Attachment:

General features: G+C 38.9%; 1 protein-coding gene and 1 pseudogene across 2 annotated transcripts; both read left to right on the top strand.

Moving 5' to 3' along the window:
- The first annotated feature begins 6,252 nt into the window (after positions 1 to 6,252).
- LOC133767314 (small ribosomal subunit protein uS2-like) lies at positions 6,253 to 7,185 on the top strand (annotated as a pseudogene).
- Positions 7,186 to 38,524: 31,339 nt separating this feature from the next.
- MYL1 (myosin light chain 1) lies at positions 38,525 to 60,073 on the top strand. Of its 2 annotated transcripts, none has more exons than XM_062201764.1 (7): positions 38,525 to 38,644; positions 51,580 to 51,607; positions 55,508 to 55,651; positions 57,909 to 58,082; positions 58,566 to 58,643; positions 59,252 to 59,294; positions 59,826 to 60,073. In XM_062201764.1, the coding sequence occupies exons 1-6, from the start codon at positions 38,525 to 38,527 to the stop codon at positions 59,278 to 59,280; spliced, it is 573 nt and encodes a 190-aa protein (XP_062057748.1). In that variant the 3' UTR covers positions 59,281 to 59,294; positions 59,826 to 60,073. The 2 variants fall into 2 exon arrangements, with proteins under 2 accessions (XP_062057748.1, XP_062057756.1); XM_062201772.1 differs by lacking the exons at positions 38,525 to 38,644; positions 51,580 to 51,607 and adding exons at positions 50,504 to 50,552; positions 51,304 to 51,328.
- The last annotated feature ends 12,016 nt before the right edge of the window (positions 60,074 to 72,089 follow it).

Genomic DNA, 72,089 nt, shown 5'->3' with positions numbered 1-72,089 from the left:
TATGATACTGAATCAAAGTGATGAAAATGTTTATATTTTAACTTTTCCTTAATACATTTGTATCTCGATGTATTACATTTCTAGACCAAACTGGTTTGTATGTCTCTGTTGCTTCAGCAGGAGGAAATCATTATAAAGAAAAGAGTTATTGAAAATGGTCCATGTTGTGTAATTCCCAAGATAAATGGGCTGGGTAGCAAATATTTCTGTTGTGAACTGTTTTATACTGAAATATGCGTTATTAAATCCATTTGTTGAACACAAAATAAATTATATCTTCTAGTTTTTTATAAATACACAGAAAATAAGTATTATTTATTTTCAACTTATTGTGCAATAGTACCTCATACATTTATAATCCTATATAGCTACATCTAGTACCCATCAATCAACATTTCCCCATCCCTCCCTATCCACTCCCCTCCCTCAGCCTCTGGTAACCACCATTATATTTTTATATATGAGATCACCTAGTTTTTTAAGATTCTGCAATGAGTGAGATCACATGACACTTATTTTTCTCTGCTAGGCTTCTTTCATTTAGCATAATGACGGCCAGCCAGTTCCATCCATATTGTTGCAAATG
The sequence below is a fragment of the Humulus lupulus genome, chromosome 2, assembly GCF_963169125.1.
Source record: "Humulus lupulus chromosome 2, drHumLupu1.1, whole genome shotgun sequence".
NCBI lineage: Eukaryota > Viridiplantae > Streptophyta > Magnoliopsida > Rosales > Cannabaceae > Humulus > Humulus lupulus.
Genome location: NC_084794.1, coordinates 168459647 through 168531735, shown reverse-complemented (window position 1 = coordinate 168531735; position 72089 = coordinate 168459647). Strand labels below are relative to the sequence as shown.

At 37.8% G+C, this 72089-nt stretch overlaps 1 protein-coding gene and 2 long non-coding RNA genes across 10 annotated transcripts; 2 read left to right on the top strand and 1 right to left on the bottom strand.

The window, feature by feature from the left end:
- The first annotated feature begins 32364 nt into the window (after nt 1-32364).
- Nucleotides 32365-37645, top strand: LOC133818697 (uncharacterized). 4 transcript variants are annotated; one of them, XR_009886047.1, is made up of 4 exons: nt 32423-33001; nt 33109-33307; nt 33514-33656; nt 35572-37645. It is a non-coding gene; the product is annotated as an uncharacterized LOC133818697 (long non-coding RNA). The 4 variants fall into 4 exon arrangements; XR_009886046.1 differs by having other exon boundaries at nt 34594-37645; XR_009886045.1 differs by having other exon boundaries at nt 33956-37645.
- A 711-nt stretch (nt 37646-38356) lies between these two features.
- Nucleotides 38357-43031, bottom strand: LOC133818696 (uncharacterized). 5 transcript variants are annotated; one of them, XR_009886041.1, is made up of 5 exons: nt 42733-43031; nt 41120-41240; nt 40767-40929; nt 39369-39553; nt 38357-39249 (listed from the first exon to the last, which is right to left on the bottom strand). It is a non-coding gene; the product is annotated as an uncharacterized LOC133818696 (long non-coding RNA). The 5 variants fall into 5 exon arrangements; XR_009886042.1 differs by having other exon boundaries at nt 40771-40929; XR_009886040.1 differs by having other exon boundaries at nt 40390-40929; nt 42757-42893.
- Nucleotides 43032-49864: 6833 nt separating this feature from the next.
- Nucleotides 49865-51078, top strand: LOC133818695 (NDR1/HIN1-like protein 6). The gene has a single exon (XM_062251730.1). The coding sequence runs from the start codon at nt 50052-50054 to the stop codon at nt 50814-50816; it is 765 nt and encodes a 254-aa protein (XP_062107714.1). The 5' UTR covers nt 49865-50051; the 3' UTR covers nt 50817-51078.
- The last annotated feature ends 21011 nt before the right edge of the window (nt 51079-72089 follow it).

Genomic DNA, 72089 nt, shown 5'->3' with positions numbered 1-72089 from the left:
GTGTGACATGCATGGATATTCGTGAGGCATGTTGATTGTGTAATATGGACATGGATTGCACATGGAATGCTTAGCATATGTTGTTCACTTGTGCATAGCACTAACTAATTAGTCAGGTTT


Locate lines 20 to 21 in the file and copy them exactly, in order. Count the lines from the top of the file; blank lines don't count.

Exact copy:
- Nucleotides 43032-49864: 6833 nt separating this feature from the next.
- Nucleotides 49865-51078, top strand: LOC133818695 (NDR1/HIN1-like protein 6). The gene has a single exon (XM_062251730.1). The coding sequence runs from the start codon at nt 50052-50054 to the stop codon at nt 50814-50816; it is 765 nt and encodes a 254-aa protein (XP_062107714.1). The 5' UTR covers nt 49865-50051; the 3' UTR covers nt 50817-51078.